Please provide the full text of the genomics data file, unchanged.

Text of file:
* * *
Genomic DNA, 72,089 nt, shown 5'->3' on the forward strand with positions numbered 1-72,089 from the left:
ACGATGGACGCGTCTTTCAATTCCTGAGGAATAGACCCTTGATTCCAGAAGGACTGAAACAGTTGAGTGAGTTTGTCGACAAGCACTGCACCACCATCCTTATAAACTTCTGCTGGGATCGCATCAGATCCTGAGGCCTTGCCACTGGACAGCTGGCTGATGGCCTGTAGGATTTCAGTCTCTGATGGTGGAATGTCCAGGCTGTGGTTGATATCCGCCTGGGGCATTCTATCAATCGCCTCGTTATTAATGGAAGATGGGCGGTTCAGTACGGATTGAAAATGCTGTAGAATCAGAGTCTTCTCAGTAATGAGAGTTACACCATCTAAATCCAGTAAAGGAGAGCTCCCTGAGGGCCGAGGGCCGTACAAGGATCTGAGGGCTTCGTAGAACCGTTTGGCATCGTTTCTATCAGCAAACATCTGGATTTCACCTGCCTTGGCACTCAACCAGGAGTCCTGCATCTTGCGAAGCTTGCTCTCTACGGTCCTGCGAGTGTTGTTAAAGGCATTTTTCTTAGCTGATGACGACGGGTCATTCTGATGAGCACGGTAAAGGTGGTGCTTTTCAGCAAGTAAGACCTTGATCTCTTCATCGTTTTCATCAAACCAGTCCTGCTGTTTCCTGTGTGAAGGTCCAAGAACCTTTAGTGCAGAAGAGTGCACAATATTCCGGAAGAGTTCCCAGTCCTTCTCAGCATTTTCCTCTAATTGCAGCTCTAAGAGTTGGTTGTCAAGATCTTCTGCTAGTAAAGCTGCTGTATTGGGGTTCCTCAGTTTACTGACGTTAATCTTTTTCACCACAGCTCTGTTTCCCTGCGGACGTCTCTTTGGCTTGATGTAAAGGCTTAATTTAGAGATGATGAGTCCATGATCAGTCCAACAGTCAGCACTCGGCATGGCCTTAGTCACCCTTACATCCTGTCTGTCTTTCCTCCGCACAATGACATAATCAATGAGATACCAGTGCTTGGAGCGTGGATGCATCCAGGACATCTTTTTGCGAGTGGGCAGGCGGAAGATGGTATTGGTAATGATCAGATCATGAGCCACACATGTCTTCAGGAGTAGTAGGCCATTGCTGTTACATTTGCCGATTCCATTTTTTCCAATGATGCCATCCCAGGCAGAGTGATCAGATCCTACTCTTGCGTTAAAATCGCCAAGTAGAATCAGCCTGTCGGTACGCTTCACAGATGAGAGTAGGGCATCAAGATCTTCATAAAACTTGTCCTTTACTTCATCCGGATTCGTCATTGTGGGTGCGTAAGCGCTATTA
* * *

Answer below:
Genomic DNA, 72,089 nt, shown 5'->3' on the forward strand with positions numbered 1-72,089 from the left:
ACGATGGACGCGTCTTTCAATTCCTGAGGAATAGACCCTTGATTCCAGAAGGACTGAAACAGTTGAGTGAGTTTGTCGACAAGCACTGCACCACCATCCTTATAAACTTCTGCTGGGATCGCATCAGATCCTGAGGCCTTGCCACTGGACAGCTGGCTGATGGCCTGTAGGATTTCAGTCTCTGATGGTGGAATGTCCAGGCTGTGGTTGATATCCGCCTGGGGCATTCTATCAATCGCCTCGTTATTAATGGAAGATGGGCGGTTCAGTACGGATTGAAAATGCTGTAGAATCAGAGTCTTCTCAGTAATGAGAGTTACACCATCTAAATCCAGTAAAGGAGAGCTCCCTGAGGGCCGAGGGCCGTACAAGGATCTGAGGGCTTCGTAGAACCGTTTGGCATCGTTTCTATCAGCAAACATCTGGATTTCACCTGCCTTGGCACTCAACCAGGAGTCCTGCATCTTGCGAAGCTTGCTCTCTACGGTCCTGCGAGTGTTGTTAAAGGCATTTTTCTTAGCTGATGACGACGGGTCATTCTGATGAGCACGGTAAAGGTGGTGCTTTTCAGCAAGTAAGACCTTGATCTCTTCATCGTTTTCATCAAACCAGTCCTGCTGTTTCCTGTGTGAAGGTCCAAGAACCTTTAGTGCAGAAGAGTGCACAATATTCCGGAAGAGTTCCCAGTCCTTCTCAGCATTTTCCTCTAATTGCAGCTCTAAGAGTTGGTTGTCAAGATCTTCTGCTAGTAAAGCTGCTGTATTGGGGTTCCTCAGTTTACTGACGTTAATCTTTTTCACCACAGCTCTGTTTCCCTGCGGACGTCTCTTTGGCTTGATGTAAAGGCTTAATTTAGAGATGATGAGTCCATGATCAGTCCAACAGTCAGCACTCGGCATGGCCTTAGTCACCCTTACATCCTGTCTGTCTTTCCTCCGCACAATGACATAATCAATGAGATACCAGTGCTTGGAGCGTGGATGCATCCAGGACATCTTTTTGCGAGTGGGCAGGCGGAAGATGGTATTGGTAATGATCAGATCATGAGCCACACATGTCTTCAGGAGTAGTAGGCCATTGCTGTTACATTTGCCGATTCCATTTTTTCCAATGATGCCATCCCAGGCAGAGTGATCAGATCCTACTCTTGCGTTAAAATCGCCAAGTAGAATCAGCCTGTCGGTACGCTTCACAGATGAGAGTAGGGCATCAAGATCTTCATAAAACTTGTCCTTTACTTCATCCGGATTCGTCATTGTGGGTGCGTAAGCGCTATTA